Flint Hearing Reveals Disgraced Officials as 'Unremorseful, Unrepentant'

The former head of the regional EPA and former emergency manager testified about their roles in the Flint water crisis on Tuesday, and both denied any blame. (Photo: Rebecca Cook/Reuters)

Flint Hearing Reveals Disgraced Officials as 'Unremorseful, Unrepentant'

'I’m not so sure Flint is the community we want to go out on a limb for,' wrote an EPA official back in September 2015, the hearing revealed

The first of this week's congressional hearings examining the water crisis in Flint, Michigan heard testimony on Tuesday from top local officials who continued to deny any responsibility for the crisis -- and in doing so, shed further light on how they created and perpetuated one of the worst public health crises in recent memory.

The hearing exposed a particularly damning memo from a regional EPA official, Debbie Baltazar, who wrote in September 2015, "I'm not so sure Flint is the community we want to go out on a limb for."

Baltazar argued in that memo that the EPA should not issue federal funds to help the community suffering from what was already clearly a catastrophic level of lead poisoning from the city's water. The EPA should withhold those funds specifically earmarked to help with water contamination because, Baltazar stated, she felt the city had mismanaged its money in the past.

"Offering this kind of assistance to Flint may not send a good message to all the cities that properly manage their water and sewer fees," Baltazar concluded.

"Records show that people at the EPA knew in early 2015 that Flint's water had dangerously high lead levels," the Hillreported. "But it did not take formal action, beyond pushing Michigan officials to do something, until January 2016."

The committee quizzed Susan Hedman, the former regional EPA head, about remarks from three former interns in her office, who testified earlier that they had been intimidated and told not to talk publicly about the Flint water crisis. She denied that there was any evidence to support the allegations.

Marc Edwards, the environmental engineering professor at Virginia Tech who first broke news of the public health disaster, is the newly appointed head of the Flint Water Interagency Coordination Committee and offered scathing condemnation at the hearing about the EPA's reaction to the Flint crisis, characterizing the agency as "unremorseful for their role in causing this man-made disaster... and completely unrepentant and unable to learn from their mistakes."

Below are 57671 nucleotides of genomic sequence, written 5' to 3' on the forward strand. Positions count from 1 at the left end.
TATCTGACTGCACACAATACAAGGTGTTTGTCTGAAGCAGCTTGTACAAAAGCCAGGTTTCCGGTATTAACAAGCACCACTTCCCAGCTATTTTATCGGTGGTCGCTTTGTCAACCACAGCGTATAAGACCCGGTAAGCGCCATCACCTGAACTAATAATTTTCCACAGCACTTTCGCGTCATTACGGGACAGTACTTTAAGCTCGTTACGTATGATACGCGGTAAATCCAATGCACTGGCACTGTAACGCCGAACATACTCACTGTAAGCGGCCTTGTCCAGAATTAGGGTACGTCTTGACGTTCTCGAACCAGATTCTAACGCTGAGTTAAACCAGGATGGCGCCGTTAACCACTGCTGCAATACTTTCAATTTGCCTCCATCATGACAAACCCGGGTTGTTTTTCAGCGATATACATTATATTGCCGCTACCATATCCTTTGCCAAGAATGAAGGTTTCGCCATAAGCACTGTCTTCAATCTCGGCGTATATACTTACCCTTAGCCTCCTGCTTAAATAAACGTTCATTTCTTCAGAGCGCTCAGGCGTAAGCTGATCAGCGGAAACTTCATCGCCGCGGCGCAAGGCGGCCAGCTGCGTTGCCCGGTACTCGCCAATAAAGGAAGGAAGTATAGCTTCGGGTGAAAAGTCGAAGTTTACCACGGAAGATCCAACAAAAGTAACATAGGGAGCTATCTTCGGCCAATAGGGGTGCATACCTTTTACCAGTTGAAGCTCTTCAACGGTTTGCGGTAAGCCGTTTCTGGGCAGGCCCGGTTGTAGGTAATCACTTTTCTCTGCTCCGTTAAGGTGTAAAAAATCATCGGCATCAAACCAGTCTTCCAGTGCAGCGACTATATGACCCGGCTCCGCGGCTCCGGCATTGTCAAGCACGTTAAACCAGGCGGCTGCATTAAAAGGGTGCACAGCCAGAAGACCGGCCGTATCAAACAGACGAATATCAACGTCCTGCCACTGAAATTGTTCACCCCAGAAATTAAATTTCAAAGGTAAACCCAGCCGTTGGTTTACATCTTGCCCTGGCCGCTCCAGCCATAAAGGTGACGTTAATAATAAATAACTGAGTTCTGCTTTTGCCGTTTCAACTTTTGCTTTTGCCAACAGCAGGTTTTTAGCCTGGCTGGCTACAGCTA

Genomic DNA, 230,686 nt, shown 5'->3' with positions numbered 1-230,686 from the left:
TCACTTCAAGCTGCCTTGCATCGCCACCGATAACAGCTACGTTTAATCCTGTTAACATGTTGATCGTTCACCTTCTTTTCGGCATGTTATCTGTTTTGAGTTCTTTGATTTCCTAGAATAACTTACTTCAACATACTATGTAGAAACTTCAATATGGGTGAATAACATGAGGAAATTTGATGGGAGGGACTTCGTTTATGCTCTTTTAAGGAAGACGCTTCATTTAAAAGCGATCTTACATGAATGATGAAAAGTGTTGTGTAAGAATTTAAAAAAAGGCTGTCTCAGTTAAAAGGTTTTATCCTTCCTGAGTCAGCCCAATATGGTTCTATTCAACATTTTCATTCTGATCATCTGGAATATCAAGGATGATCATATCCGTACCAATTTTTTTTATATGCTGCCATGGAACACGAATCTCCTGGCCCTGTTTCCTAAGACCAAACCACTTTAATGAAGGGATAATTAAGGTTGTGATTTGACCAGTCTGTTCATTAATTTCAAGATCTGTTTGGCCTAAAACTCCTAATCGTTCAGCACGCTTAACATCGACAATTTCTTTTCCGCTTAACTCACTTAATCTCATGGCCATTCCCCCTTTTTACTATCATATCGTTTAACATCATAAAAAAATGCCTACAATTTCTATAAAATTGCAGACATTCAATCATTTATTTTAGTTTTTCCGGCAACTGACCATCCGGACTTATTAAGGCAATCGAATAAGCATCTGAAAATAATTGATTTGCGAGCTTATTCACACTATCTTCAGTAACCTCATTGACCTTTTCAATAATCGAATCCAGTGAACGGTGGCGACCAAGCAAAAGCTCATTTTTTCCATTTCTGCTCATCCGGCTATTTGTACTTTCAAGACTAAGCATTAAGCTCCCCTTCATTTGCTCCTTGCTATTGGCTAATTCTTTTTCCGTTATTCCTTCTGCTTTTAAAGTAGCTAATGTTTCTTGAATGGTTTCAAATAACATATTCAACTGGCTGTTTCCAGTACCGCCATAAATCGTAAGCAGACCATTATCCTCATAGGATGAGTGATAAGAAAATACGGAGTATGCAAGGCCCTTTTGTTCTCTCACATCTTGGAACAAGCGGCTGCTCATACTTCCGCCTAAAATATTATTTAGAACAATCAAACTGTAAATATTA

"Ms. Hedman said the EPA had nothing to do with creating Flint," Edwards argued. "The EPA had everything to do with creating Flint."

Hedman told the committee that she had resigned from her position because of "false allegations" about her role in the crisis, choking up as she claimed she never stopped thinking about the people of Flint, ABC reported.

Former emergency manager Darnell Earley also testified on Tuesday, offering comments that seemed to reveal a disastrous lack of concern when evidence was mounting about the public health fiasco.

Earley blamed state and city officials for his catastrophic decision to switch the city's water source, acknowledged that he never met with any Flint residents in person about their concerns regarding the water, attempted to argue that General Motors machinery's corrosion after the switch "did not correlate" to the water being bad for human consumption, and invoked attorney-client privilege and refused to answer when asked if he directed his lawyer to not respond to the hearing committee's subpoena.

It's apparently a popular excuse: the Detroit Free Press also reported Tuesday on the attempt of state officials to evade Freedom of Information Act (FOIA) requests by writing "attorney-client privilege" on top of emails they don't wish to be made public--but "wishing it doesn't make it so," the newspaper observed.

During the congressional hearing, the committee was reminded that after making the water source switch that created Flint's public health crisis, Earley received a $44,000 raise and a promotion from Governor Snyder.

In a prepared statement, Earley told the committee that he felt "unjustly persecuted."

Meanwhile, in Michigan news also broke Tuesday that Governor Snyder was using a loophole in state law to reallocate taxpayer funds to pay for his own legal defense for his role in the public health crisis.

"Snyder is attempting to force the taxpayers of Michigan, including the people of Flint, to pay his legal defense for his failure in Flint," said Lonnie Scott, executive director of the local government watchdog Progress Michigan. "That is the equivalent of an $800,000 deposit into Snyder's personal checking account. Snyder claims he is being defended in his official capacity as governor, but I think it's safe to say that any criminal activity is not one of the duties required of the governor of our state."

Governor Snyder is to testify during the next congressional hearing about the crisis on Thursday.

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